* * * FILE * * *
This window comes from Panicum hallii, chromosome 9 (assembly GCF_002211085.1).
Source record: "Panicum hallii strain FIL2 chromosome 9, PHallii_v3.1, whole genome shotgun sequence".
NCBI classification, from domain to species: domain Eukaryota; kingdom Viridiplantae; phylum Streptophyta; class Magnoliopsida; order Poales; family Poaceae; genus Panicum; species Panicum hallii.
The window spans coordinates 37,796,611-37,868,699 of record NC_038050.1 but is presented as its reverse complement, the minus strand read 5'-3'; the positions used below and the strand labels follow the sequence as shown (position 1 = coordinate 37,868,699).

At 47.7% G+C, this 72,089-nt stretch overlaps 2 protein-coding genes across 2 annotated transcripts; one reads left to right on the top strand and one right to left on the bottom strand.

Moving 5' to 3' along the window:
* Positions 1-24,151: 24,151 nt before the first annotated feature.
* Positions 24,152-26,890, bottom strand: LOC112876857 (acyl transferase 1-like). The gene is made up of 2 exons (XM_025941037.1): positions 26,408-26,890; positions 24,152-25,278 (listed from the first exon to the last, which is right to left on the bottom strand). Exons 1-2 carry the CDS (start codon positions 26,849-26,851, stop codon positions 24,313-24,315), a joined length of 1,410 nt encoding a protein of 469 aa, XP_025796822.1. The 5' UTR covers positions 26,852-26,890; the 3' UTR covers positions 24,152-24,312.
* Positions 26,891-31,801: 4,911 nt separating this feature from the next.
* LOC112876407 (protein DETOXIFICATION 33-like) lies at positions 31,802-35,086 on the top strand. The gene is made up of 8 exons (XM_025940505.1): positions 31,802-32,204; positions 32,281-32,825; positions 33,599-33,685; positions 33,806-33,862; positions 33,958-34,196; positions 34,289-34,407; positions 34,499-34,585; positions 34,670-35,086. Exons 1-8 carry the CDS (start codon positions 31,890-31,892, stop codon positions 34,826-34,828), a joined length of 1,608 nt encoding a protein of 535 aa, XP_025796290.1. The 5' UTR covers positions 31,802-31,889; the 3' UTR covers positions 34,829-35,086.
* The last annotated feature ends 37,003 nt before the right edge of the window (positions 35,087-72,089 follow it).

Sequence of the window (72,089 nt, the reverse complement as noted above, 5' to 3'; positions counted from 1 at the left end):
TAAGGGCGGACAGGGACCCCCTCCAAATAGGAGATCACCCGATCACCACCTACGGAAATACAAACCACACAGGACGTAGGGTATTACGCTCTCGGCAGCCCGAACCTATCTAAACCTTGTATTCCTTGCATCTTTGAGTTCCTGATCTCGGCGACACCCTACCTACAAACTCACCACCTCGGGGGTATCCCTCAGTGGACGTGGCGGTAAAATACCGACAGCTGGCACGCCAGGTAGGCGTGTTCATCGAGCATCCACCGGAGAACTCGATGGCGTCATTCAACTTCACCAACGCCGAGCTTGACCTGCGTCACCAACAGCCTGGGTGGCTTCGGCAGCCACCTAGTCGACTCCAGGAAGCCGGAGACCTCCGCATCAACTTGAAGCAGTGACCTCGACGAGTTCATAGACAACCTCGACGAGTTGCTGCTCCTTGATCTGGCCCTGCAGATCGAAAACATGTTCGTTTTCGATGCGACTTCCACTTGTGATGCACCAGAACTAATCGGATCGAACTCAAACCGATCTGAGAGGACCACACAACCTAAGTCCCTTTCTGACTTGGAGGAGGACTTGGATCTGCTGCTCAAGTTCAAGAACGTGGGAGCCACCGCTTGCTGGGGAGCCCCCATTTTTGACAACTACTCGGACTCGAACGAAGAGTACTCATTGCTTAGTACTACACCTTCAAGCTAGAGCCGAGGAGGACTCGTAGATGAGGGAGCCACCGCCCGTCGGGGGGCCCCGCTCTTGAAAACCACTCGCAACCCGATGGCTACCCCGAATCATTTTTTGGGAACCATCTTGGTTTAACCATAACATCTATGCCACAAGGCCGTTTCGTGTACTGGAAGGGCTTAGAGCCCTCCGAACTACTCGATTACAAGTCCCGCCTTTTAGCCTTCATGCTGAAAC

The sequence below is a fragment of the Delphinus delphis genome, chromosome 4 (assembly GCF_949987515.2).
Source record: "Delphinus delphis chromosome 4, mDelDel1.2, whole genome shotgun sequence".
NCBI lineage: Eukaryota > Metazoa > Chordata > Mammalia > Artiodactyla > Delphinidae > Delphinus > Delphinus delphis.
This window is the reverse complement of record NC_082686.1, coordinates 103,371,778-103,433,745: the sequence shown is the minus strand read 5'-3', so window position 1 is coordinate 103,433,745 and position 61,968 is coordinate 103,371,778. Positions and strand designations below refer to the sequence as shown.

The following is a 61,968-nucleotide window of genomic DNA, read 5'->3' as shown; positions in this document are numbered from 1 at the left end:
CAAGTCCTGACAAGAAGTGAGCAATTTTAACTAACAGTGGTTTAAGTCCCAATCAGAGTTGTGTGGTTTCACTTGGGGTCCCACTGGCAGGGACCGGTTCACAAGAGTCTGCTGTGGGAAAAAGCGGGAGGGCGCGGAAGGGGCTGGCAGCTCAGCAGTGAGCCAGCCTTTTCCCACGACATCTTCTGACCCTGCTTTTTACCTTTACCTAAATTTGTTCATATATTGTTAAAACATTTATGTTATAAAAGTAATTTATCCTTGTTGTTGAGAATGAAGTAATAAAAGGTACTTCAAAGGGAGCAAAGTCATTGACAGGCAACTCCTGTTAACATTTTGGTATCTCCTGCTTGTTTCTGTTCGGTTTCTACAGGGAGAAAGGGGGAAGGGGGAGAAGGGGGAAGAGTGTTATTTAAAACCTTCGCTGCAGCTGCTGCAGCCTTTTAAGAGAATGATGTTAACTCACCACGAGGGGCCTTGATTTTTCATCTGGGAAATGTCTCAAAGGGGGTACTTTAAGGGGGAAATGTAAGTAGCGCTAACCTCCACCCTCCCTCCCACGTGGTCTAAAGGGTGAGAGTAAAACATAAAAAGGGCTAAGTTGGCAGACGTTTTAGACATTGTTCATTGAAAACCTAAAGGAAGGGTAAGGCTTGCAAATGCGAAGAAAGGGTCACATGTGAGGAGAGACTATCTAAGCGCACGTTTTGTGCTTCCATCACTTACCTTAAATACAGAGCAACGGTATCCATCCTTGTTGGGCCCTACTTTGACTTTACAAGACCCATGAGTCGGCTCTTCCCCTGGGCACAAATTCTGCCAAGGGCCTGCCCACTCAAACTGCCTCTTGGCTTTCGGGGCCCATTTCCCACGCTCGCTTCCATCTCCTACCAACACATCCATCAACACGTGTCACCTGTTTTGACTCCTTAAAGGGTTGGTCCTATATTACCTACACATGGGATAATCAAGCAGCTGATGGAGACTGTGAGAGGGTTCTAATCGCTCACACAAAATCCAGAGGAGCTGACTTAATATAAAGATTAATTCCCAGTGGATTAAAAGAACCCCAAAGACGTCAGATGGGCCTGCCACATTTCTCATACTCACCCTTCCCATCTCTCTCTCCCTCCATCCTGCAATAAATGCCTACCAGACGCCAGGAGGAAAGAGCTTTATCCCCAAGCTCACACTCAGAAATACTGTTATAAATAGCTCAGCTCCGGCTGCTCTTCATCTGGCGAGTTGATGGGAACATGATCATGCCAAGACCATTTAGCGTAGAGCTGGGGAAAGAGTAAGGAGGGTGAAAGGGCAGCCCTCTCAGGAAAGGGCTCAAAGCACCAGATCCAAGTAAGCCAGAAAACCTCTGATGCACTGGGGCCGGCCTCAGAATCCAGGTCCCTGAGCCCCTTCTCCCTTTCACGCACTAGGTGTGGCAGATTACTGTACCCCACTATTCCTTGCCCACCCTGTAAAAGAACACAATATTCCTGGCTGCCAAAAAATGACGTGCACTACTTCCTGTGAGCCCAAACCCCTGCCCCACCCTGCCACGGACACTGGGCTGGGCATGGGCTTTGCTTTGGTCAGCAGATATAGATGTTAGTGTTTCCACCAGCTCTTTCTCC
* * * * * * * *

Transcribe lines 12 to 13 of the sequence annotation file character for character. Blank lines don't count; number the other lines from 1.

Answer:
Sequence of the window (72,089 nt, the reverse complement as noted above, 5' to 3'; positions counted from 1 at the left end):
TAAGGGCGGACAGGGACCCCCTCCAAATAGGAGATCACCCGATCACCACCTACGGAAATACAAACCACACAGGACGTAGGGTATTACGCTCTCGGCAGCCCGAACCTATCTAAACCTTGTATTCCTTGCATCTTTGAGTTCCTGATCTCGGCGACACCCTACCTACAAACTCACCACCTCGGGGGTATCCCTCAGTGGACGTGGCGGTAAAATACCGACAGCTGGCACGCCAGGTAGGCGTGTTCATCGAGCATCCACCGGAGAACTCGATGGCGTCATTCAACTTCACCAACGCCGAGCTTGACCTGCGTCACCAACAGCCTGGGTGGCTTCGGCAGCCACCTAGTCGACTCCAGGAAGCCGGAGACCTCCGCATCAACTTGAAGCAGTGACCTCGACGAGTTCATAGACAACCTCGACGAGTTGCTGCTCCTTGATCTGGCCCTGCAGATCGAAAACATGTTCGTTTTCGATGCGACTTCCACTTGTGATGCACCAGAACTAATCGGATCGAACTCAAACCGATCTGAGAGGACCACACAACCTAAGTCCCTTTCTGACTTGGAGGAGGACTTGGATCTGCTGCTCAAGTTCAAGAACGTGGGAGCCACCGCTTGCTGGGGAGCCCCCATTTTTGACAACTACTCGGACTCGAACGAAGAGTACTCATTGCTTAGTACTACACCTTCAAGCTAGAGCCGAGGAGGACTCGTAGATGAGGGAGCCACCGCCCGTCGGGGGGCCCCGCTCTTGAAAACCACTCGCAACCCGATGGCTACCCCGAATCATTTTTTGGGAACCATCTTGGTTTAACCATAACATCTATGCCACAAGGCCGTTTCGTGTACTGGAAGGGCTTAGAGCCCTCCGAACTACTCGATTACAAGTCCCGCCTTTTAGCCTTCATGCTGAAAC